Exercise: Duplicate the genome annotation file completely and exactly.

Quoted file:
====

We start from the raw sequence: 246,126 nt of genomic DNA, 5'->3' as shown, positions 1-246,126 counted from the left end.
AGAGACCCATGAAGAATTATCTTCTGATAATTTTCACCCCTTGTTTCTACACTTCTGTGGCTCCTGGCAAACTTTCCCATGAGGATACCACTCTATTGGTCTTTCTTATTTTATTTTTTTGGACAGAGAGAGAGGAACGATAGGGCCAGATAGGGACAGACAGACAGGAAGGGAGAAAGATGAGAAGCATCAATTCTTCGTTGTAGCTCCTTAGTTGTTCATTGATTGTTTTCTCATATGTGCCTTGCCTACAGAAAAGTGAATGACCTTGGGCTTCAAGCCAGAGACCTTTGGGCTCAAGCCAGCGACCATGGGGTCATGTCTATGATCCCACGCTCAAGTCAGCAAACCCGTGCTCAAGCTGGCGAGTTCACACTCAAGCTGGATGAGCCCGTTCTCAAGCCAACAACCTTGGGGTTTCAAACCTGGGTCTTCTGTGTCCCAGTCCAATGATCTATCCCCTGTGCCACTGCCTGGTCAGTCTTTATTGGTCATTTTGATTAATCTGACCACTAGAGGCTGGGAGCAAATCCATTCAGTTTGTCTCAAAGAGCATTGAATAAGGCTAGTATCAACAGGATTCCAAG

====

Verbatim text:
We start from the raw sequence: 246,126 nt of genomic DNA, 5'->3' as shown, positions 1-246,126 counted from the left end.
AGAGACCCATGAAGAATTATCTTCTGATAATTTTCACCCCTTGTTTCTACACTTCTGTGGCTCCTGGCAAACTTTCCCATGAGGATACCACTCTATTGGTCTTTCTTATTTTATTTTTTTGGACAGAGAGAGAGGAACGATAGGGCCAGATAGGGACAGACAGACAGGAAGGGAGAAAGATGAGAAGCATCAATTCTTCGTTGTAGCTCCTTAGTTGTTCATTGATTGTTTTCTCATATGTGCCTTGCCTACAGAAAAGTGAATGACCTTGGGCTTCAAGCCAGAGACCTTTGGGCTCAAGCCAGCGACCATGGGGTCATGTCTATGATCCCACGCTCAAGTCAGCAAACCCGTGCTCAAGCTGGCGAGTTCACACTCAAGCTGGATGAGCCCGTTCTCAAGCCAACAACCTTGGGGTTTCAAACCTGGGTCTTCTGTGTCCCAGTCCAATGATCTATCCCCTGTGCCACTGCCTGGTCAGTCTTTATTGGTCATTTTGATTAATCTGACCACTAGAGGCTGGGAGCAAATCCATTCAGTTTGTCTCAAAGAGCATTGAATAAGGCTAGTATCAACAGGATTCCAAG